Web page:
For the past few months The Meteor has been covering Manchester City Council’s suspension of its planning committee. We explain why we’re committed to continuing to cover this issue, which has seen controversial proposals previously rejected, approved under delegated powers.

In March, Manchester City Council suspended its planning committee in response to the Covid-19 crisis. At the time it wasn’t legal to hold virtual planning committees, but it soon became legal to do so in early April. Kensington & Chelsea were the first council to hold a fully virtual planning committee on 8 April. Since then, many councils across the country have done so successfully.

Two months on, however, MCC’s planning committee remains suspended. Leaving property development plans, that have been previously knocked back by the planning committee, to be approved by a trio appointed in the place of the committee. As detailed in a report to the Council on 25 March, planning decisions now reside with council chief executive Joanne Roney, in consultation with the planning committee chair Cllr Basil Curley and deputy chair Cllr Nasrin Ali.

The Meteor is dedicated to promoting and supporting a fairer and more just society in Manchester. We were concerned that democratic processes were being suspended during the Covid-19 crisis and wanted to understand whether this was justified.

Weeks of research and persistent questioning of MCC went into our first investigation, where we explored the legal frameworks, technological considerations, and the first tranche of schemes to be decided under delegated powers. By the time we published the piece towards the end of April, it was clear virtual planning committees were taking place across the country and there was no barrier to Manchester doing so.

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Our investigation prompted Greater Manchester Housing Action (GMHA) to write an open letter to the council, demanding the planning committee be reinstated, which was signed by 18 other local groups. The story was also picked up by the Manchester Evening News, and then by the Sunday Times which highlighted concerns that plans for the UK’s largest arena could be waved through under delegated powers. This story is of national importance, but without our initial investigation it may not have made it onto the national stage.

Since then, we covered a particularly controversial scheme in Hulme that was given the green light by the Chief Executive at the end of April, despite it – as well as another Hulme development – being previously rejected by the planning committee. Last month, we did a deep dive into the five schemes being determined under delegated powers, including a fiercely opposed 11-story block of flats in Ancoats, and a 22-story build-to-rent skyscraper. Unsurprisingly, all five schemes were waved through.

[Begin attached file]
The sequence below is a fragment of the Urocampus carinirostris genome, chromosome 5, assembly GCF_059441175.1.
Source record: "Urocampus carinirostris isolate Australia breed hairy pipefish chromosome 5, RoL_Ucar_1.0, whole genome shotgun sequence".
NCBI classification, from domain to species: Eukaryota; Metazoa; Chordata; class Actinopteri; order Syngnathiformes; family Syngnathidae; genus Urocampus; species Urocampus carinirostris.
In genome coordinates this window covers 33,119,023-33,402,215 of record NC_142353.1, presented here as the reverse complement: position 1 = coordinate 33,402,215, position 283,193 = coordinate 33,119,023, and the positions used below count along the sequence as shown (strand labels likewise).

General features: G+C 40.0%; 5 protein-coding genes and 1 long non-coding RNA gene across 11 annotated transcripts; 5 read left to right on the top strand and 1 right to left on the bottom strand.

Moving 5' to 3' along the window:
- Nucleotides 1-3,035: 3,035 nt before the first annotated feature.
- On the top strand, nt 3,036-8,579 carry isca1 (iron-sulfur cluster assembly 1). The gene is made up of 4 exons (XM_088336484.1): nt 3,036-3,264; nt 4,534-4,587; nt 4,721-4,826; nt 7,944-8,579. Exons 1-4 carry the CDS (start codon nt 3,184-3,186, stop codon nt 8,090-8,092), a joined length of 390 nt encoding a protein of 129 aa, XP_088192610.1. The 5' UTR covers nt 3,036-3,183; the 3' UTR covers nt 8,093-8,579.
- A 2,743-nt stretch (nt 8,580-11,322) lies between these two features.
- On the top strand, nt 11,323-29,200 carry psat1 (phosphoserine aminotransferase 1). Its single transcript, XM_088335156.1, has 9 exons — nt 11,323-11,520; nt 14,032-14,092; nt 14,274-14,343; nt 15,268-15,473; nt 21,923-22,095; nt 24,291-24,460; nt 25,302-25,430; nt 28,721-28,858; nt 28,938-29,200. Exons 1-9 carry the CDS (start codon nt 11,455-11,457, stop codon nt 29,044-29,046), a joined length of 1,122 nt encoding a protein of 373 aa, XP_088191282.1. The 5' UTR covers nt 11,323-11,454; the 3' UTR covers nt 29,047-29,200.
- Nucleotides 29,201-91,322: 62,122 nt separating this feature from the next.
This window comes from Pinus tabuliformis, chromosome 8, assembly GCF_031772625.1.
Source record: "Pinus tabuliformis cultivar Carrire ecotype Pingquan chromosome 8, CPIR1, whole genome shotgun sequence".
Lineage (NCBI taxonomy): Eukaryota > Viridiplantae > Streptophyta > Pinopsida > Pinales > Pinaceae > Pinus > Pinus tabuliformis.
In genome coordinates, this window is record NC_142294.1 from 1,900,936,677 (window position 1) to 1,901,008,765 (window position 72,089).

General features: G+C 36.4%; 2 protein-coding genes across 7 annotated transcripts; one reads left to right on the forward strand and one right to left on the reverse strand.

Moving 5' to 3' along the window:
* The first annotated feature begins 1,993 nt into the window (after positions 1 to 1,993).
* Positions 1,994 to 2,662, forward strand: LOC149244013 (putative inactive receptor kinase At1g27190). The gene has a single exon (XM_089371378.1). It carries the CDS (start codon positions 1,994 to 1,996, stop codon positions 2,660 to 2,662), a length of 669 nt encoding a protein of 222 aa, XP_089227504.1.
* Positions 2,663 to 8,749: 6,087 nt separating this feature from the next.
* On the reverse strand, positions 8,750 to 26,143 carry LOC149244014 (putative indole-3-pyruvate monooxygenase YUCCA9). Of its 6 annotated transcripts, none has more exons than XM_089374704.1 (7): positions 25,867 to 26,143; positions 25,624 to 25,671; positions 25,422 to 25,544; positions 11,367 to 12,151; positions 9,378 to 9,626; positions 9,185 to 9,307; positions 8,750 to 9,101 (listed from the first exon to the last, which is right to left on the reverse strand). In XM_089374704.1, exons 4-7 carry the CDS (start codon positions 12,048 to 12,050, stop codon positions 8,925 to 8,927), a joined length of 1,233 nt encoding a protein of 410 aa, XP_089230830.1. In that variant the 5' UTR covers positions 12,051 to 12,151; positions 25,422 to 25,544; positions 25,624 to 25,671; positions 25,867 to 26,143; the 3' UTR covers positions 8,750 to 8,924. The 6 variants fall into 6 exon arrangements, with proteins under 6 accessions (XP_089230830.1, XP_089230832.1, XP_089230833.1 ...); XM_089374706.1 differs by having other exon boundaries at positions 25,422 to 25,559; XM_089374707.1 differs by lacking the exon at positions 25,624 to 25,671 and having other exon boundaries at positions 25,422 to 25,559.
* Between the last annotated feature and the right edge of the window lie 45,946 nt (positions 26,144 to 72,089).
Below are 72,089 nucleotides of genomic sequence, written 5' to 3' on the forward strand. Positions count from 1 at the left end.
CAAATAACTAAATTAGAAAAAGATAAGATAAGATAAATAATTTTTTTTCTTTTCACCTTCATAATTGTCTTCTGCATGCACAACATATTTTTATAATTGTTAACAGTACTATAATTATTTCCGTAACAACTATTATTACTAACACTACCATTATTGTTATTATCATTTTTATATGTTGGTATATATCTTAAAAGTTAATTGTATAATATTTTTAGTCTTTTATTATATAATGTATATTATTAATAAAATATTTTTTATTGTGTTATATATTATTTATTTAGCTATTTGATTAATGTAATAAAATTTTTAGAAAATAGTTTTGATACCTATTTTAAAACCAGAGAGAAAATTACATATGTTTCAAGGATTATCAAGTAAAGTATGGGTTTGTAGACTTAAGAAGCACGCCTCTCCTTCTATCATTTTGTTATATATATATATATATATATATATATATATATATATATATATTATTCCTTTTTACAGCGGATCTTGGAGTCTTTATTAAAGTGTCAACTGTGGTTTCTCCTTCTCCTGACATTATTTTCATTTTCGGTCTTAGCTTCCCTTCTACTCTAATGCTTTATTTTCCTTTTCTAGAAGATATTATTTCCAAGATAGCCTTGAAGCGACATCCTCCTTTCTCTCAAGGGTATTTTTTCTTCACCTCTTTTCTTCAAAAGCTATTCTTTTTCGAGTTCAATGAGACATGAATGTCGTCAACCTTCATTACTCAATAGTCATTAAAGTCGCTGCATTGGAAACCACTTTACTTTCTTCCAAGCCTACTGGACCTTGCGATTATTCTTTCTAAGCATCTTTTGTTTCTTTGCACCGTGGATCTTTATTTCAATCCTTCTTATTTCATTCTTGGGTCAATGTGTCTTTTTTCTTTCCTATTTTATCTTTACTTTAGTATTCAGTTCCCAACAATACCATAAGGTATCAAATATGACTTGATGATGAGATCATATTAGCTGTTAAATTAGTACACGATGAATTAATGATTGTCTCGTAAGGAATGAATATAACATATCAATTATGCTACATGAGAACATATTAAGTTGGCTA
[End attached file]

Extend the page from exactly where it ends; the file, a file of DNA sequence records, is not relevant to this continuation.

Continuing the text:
The council continues to insist the planning committee will move virtually once the tech is in place. In the meantime, councillors object to schemes in their wards and are ignored. It appears that councillors have very little power in opposing controversial developments in their ward and the public have even less. The public consultation period linked to planning proposals, is regarded by many as a box-ticking exercise that favours the developer’s wishes over the concerns of local residents.

Planning proposals, if accepted, can mean millions of pounds of profit for the developer concerned. It is essential these decisions come under scrutiny to ensure that local communities’ interests are best served by the plans and so any conflicts of interest, or corruption in the process, can be revealed.

We are committed to continuing coverage of this issue and the planning process more broadly. We have already begun to systematically monitor each planning application, the majority of which are already determined under delegated powers (only bigger developments go before the planning committee). This is an enormous task. There can be around 100 planning decisions in a single week.

We will also be taking a keen interest in the government’s plans to take planning decisions away from councils and give them to ‘development corporations’. This proposition raises big red flags, but it’s difficult to sympathise with MCC execs on Twitter who have bemoaned planning power being given to a ‘technocratic quango’ at this time. No wonder some residents have responded by saying they feel decisions are already made by a “development corporation”.